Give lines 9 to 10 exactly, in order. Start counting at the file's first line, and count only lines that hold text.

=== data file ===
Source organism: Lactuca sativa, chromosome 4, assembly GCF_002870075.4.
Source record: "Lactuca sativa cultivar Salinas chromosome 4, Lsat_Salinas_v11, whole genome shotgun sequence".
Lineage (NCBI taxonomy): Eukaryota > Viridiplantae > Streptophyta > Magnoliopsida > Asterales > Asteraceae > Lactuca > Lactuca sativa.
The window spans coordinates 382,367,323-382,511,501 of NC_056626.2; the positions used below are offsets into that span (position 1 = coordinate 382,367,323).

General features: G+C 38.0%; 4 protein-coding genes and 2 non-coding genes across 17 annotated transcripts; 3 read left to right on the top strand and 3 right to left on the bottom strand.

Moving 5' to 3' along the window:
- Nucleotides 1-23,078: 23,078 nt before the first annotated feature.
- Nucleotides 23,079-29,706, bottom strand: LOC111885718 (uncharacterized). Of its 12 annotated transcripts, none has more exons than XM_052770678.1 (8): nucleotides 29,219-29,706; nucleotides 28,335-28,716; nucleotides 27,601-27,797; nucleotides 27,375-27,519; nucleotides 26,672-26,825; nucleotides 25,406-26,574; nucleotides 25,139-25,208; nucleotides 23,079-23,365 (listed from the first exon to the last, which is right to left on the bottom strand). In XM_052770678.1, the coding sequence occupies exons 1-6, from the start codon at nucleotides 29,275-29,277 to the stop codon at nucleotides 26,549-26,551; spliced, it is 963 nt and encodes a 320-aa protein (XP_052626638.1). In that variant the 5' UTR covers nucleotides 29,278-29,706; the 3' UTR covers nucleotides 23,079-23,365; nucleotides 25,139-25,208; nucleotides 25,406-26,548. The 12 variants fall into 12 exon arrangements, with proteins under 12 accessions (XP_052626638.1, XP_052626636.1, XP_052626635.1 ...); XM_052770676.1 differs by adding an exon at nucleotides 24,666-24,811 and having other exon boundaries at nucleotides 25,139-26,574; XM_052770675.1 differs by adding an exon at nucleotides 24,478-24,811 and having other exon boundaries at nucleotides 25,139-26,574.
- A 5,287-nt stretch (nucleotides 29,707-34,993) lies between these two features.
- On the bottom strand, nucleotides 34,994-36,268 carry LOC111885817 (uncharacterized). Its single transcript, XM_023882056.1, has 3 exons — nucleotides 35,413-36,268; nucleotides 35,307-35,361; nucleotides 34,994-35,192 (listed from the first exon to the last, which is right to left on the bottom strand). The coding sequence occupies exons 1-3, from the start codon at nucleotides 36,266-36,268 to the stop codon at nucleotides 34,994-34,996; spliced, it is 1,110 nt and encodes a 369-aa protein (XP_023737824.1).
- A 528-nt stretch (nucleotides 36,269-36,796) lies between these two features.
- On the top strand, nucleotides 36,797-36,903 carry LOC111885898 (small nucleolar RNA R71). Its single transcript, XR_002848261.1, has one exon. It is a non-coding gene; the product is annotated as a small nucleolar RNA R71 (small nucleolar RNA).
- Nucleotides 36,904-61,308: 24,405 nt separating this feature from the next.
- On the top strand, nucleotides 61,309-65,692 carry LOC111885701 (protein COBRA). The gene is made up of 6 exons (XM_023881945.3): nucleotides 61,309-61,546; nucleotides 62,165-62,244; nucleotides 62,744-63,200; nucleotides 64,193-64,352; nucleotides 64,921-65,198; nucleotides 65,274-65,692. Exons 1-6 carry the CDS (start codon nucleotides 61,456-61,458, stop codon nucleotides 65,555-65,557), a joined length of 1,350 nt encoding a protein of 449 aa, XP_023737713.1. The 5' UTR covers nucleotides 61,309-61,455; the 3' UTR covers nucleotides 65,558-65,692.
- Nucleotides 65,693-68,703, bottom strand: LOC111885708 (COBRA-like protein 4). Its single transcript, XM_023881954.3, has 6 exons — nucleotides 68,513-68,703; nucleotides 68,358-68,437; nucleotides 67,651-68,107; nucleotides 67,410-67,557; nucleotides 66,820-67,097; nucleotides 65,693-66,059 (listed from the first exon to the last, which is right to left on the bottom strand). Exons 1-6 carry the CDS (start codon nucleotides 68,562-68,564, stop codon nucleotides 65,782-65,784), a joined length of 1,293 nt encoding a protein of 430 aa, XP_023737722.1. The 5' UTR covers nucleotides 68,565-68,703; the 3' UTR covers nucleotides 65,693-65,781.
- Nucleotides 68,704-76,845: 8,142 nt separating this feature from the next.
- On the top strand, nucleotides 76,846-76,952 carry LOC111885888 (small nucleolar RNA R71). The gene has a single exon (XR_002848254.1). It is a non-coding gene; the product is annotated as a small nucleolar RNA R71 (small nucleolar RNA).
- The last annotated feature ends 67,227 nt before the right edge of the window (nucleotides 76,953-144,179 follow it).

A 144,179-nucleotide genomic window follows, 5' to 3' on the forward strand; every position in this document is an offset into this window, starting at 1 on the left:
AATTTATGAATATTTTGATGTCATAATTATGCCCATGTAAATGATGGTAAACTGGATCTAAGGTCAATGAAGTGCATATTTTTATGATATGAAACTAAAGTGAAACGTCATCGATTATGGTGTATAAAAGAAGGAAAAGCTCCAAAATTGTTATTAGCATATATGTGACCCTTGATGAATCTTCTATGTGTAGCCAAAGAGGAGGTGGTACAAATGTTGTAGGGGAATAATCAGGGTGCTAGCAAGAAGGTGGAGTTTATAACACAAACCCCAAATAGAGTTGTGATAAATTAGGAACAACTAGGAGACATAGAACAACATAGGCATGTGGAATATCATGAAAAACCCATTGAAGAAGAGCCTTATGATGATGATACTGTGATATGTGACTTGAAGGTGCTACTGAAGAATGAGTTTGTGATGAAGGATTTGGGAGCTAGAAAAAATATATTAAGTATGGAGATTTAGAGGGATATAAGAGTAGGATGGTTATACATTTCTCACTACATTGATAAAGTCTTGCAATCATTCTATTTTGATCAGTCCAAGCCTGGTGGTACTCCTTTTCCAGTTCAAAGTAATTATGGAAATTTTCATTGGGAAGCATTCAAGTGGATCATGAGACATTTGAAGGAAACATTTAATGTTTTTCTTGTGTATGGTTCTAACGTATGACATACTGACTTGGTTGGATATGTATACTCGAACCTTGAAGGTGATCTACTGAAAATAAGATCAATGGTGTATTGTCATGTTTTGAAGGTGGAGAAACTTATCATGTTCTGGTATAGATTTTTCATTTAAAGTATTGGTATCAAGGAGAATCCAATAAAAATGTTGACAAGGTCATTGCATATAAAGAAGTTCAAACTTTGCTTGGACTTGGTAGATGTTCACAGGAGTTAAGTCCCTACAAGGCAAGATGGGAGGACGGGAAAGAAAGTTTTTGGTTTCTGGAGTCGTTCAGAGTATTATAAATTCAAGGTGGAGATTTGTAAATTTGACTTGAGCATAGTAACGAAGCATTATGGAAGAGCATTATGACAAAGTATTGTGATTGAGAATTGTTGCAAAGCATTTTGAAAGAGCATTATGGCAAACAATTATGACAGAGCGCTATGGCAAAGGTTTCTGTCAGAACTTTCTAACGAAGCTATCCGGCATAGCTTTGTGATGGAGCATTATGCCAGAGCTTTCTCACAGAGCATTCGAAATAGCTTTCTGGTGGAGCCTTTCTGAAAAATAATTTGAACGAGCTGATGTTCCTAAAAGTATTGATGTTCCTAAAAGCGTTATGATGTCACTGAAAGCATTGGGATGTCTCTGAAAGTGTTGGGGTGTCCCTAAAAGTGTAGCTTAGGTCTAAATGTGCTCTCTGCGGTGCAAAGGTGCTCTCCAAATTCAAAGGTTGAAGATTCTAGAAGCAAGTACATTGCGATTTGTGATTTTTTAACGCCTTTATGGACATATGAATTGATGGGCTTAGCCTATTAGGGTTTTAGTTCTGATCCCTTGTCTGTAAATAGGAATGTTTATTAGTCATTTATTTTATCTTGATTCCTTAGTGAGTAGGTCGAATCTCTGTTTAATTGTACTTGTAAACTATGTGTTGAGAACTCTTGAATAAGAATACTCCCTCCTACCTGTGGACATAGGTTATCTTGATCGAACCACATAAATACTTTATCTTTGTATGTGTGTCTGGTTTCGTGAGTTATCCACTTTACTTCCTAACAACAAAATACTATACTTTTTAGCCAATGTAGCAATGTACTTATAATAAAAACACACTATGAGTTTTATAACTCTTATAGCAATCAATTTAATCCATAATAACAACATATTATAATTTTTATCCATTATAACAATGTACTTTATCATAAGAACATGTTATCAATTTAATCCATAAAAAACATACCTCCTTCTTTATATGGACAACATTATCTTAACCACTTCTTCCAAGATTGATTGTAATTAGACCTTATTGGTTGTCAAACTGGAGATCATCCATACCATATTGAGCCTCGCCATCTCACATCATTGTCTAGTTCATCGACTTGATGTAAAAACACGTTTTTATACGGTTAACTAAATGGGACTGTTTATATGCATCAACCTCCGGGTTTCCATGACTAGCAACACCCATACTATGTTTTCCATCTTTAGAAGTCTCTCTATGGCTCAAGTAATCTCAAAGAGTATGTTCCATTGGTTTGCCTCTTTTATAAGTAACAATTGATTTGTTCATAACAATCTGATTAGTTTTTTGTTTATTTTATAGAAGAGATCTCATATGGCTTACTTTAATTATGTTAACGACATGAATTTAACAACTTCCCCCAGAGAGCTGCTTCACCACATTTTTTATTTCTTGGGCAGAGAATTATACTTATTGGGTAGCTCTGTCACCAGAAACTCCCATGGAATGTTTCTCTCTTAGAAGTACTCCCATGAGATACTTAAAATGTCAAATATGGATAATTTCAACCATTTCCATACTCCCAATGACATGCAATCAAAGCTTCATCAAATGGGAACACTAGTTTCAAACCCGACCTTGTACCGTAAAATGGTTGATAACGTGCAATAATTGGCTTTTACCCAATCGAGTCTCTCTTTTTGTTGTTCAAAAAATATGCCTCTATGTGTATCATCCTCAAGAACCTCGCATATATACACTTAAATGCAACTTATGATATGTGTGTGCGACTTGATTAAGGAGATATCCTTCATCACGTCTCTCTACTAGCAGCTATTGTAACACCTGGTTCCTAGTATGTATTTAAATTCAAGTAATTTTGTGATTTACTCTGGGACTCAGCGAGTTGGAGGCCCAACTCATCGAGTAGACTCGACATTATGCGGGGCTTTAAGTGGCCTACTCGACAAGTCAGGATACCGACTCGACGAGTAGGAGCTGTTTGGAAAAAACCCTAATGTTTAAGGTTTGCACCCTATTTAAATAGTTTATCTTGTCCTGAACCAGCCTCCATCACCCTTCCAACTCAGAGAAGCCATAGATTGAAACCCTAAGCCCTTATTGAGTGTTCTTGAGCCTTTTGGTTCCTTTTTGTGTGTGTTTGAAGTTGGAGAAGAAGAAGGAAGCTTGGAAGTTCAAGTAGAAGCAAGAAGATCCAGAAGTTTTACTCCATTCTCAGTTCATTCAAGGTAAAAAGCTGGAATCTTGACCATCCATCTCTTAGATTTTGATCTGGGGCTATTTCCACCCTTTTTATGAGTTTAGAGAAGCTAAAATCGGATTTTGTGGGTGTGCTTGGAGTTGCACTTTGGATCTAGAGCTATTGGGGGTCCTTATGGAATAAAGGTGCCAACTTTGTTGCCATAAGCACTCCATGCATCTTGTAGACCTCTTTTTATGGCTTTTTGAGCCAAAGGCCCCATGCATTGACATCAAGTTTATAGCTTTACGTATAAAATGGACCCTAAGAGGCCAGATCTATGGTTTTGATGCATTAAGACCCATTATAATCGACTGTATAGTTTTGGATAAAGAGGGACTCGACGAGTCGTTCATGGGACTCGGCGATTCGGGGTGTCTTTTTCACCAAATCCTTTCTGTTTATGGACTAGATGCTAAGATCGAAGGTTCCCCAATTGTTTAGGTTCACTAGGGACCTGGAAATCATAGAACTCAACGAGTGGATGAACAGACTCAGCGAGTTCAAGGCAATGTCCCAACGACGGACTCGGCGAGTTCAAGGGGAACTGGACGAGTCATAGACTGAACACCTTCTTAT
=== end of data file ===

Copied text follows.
- A 5,287-nt stretch (nucleotides 29,707-34,993) lies between these two features.
- On the bottom strand, nucleotides 34,994-36,268 carry LOC111885817 (uncharacterized). Its single transcript, XM_023882056.1, has 3 exons — nucleotides 35,413-36,268; nucleotides 35,307-35,361; nucleotides 34,994-35,192 (listed from the first exon to the last, which is right to left on the bottom strand). The coding sequence occupies exons 1-3, from the start codon at nucleotides 36,266-36,268 to the stop codon at nucleotides 34,994-34,996; spliced, it is 1,110 nt and encodes a 369-aa protein (XP_023737824.1).